This domestic comedy-drama from Salvador Litvak is clearly designed to be something akin to “My Big Fat Jewish Seder,” and to an extent it certainly succeeds. The picture feeds off the same vein of ethnic humor that marked that surprise smash, and aims at a warm-hearted close that brings everybody together. And it deals in stereotyping so crude that one has to be surprised at the degree of acceptance it may receive from those whose culture it spotlights. Despite the fact that the meal served is kosher, the recipe is so hammy that the movie proves pretty indigestible, like a vaudeville routine gone wrong.
The head of this highly dysfunctional clan is Ira Stuckman (Michael Lerner), the harried owner of a Christmas ornament company. He’s married to his second wife Peggy (Lesley Ann Warren), who’s planning a highly traditional Passover meal–held in a tent outside, put up by immigrant Rafi (Mark Ivanir), with whom she seems to be having an affair–in order to please her son Ethan (Max Greenfield), an erstwhile financial wheeler-dealer whose portfolio collapsed and has become Hasidic, much to the distress of his father. The other children are druggie high schooler Zeke (Ben Feldman), autistic Lionel (Adam Lamberg), sex “therapist” Nikki (Shiri Appleby), and–from Ira’s first marriage–embittered Jennifer (Meredith Scott Lynn), who brings her gay significant other Grace (Cynda Williams), an evangelical Christian, along. Also on hand is Ira’s father Artur (Jack Klugman), a Holocaust survivor ready for another explosion of anti-Semitism, who continues to grieve the loss of Ira’s brother (whom he apparently preferred), especially since Ira closed down the hat business in which the family long specialized to open a “Christian” operation instead. And then there’s cousin Vanessa (Mili Avital), a celebrity handler constantly on her cell phone who had a fling with Ethan in his former life and still has the hots for him.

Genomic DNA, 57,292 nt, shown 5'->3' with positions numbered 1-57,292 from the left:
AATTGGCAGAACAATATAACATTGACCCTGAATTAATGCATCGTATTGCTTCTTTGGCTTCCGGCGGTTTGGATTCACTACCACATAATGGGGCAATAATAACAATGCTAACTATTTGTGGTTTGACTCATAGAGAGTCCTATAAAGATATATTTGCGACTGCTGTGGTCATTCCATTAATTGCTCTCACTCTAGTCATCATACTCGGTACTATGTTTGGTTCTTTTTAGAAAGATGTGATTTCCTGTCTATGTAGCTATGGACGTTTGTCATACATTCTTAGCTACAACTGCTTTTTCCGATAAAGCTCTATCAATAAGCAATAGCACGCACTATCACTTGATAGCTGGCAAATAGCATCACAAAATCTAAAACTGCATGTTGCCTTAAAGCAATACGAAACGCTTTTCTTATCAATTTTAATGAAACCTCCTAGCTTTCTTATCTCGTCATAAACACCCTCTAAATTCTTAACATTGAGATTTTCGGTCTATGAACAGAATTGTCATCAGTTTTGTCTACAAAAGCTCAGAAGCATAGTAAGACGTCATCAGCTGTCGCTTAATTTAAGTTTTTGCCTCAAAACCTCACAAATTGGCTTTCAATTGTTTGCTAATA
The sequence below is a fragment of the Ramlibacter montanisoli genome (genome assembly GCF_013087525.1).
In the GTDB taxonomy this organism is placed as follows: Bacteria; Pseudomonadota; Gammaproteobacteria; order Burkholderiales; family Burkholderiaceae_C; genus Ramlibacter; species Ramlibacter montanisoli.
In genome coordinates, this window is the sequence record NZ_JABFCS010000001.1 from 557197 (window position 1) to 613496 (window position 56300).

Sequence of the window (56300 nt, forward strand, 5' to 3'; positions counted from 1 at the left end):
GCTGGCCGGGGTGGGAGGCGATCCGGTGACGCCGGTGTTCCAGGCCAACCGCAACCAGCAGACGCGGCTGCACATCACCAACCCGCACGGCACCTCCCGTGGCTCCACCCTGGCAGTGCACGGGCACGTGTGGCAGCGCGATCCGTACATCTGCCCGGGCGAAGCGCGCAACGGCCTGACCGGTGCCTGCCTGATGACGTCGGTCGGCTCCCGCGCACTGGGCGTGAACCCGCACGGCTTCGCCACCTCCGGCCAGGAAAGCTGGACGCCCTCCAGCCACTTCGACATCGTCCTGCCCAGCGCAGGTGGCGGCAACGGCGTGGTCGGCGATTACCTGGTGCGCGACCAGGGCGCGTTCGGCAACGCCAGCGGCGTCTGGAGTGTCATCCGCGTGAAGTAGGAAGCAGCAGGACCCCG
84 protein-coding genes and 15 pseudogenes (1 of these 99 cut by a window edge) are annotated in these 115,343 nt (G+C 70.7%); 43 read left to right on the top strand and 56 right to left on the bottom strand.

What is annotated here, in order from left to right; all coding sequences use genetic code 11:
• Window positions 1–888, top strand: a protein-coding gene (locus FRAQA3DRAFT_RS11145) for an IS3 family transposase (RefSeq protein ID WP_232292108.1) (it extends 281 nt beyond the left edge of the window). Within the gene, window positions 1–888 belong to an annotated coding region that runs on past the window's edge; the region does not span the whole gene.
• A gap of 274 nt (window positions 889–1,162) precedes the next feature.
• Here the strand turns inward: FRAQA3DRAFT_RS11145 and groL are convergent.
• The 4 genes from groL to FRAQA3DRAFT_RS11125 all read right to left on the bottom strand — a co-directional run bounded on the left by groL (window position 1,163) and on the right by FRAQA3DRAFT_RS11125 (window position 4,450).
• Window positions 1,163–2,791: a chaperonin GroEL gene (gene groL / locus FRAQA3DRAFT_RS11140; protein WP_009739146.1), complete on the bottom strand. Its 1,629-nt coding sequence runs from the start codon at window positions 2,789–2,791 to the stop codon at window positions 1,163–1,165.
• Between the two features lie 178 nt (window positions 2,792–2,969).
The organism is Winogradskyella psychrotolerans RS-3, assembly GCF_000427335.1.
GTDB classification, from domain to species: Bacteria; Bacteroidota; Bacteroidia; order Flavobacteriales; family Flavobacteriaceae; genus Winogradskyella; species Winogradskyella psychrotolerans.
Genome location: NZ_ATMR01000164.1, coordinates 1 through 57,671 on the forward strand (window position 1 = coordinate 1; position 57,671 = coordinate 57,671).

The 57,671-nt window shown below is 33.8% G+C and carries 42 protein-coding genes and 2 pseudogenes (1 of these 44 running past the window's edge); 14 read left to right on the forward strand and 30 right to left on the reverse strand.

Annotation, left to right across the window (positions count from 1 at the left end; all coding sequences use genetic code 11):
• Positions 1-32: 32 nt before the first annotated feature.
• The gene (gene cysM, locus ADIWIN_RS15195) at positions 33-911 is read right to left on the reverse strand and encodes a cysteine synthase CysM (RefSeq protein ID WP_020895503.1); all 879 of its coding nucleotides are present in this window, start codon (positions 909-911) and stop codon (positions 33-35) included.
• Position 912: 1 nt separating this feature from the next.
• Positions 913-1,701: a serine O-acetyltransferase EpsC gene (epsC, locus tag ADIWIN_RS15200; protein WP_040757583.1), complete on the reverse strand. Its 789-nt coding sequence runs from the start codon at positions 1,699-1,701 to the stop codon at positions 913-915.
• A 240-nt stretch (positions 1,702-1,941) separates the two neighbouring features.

The big joke in the script is that while Ira promises the quickest seder of all time, it drags on into one of the longest, because past and present problems rear up and–in a plot twist of very questionable taste–Ira’s personality mellows considerably when jokester Zeke, a selfish, irresponsible moron it would appear, decides to spruce up his father’s antacid with a dose of Ecstasy. The drug makes Ira become positively Mosaic (cue some rather primitive special effects) and occasions a series of recriminations, spats, reconciliations and revelations–the most unlikely of the latter being one involving Lionel, which proves that the complete lack of responsibility is not all in Zeke’s court.
The cast do what they can with all this, but they’re mostly encouraged by Litvak to play to the rafters, and since almost the entire thing is acted out in the very confined atmosphere of the seder tent, the performances soon become oppressive. Technical credits are okay, though there’s a hint of vulgarity in the production design and David Mullen’s cinematography is more utilitarian than imaginative.
If you’ll pardon the pun, unless you’re a devotee of the broadest forms of ethnic humor, this is one seder you should probably pass over in silence.